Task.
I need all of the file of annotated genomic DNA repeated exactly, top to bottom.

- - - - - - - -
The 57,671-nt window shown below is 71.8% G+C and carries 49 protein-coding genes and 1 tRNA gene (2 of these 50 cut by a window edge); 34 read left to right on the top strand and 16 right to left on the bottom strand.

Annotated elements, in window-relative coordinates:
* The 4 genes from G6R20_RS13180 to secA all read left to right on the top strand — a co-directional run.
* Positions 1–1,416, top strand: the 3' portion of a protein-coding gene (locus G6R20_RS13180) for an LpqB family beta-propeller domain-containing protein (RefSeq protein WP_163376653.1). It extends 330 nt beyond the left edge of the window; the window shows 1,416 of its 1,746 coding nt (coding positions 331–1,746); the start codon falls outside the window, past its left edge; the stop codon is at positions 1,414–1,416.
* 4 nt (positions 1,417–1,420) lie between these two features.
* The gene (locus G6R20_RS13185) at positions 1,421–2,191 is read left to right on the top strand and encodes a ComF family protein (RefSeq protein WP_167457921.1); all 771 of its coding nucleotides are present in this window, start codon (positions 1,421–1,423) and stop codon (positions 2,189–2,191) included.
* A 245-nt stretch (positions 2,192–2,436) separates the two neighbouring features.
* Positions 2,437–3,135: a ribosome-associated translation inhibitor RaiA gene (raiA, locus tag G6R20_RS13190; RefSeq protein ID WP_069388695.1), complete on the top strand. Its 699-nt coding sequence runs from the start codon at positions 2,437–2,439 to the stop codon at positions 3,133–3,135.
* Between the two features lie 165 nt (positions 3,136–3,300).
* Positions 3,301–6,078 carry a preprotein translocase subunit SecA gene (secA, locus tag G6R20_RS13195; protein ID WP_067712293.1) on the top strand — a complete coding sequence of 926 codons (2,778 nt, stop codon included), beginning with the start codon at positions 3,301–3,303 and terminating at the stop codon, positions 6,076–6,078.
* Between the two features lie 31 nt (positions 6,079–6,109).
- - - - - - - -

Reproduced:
The 57,671-nt window shown below is 71.8% G+C and carries 49 protein-coding genes and 1 tRNA gene (2 of these 50 cut by a window edge); 34 read left to right on the top strand and 16 right to left on the bottom strand.

Annotated elements, in window-relative coordinates:
* The 4 genes from G6R20_RS13180 to secA all read left to right on the top strand — a co-directional run.
* Positions 1–1,416, top strand: the 3' portion of a protein-coding gene (locus G6R20_RS13180) for an LpqB family beta-propeller domain-containing protein (RefSeq protein WP_163376653.1). It extends 330 nt beyond the left edge of the window; the window shows 1,416 of its 1,746 coding nt (coding positions 331–1,746); the start codon falls outside the window, past its left edge; the stop codon is at positions 1,414–1,416.
* 4 nt (positions 1,417–1,420) lie between these two features.
* The gene (locus G6R20_RS13185) at positions 1,421–2,191 is read left to right on the top strand and encodes a ComF family protein (RefSeq protein WP_167457921.1); all 771 of its coding nucleotides are present in this window, start codon (positions 1,421–1,423) and stop codon (positions 2,189–2,191) included.
* A 245-nt stretch (positions 2,192–2,436) separates the two neighbouring features.
* Positions 2,437–3,135: a ribosome-associated translation inhibitor RaiA gene (raiA, locus tag G6R20_RS13190; RefSeq protein ID WP_069388695.1), complete on the top strand. Its 699-nt coding sequence runs from the start codon at positions 2,437–2,439 to the stop codon at positions 3,133–3,135.
* Between the two features lie 165 nt (positions 3,136–3,300).
* Positions 3,301–6,078 carry a preprotein translocase subunit SecA gene (secA, locus tag G6R20_RS13195; protein ID WP_067712293.1) on the top strand — a complete coding sequence of 926 codons (2,778 nt, stop codon included), beginning with the start codon at positions 3,301–3,303 and terminating at the stop codon, positions 6,076–6,078.
* Between the two features lie 31 nt (positions 6,079–6,109).